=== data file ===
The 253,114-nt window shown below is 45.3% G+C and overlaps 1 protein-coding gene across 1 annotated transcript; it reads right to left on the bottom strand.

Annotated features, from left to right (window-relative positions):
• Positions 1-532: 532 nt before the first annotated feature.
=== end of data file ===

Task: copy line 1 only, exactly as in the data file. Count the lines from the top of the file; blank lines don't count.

The 253,114-nt window shown below is 45.3% G+C and overlaps 1 protein-coding gene across 1 annotated transcript; it reads right to left on the bottom strand.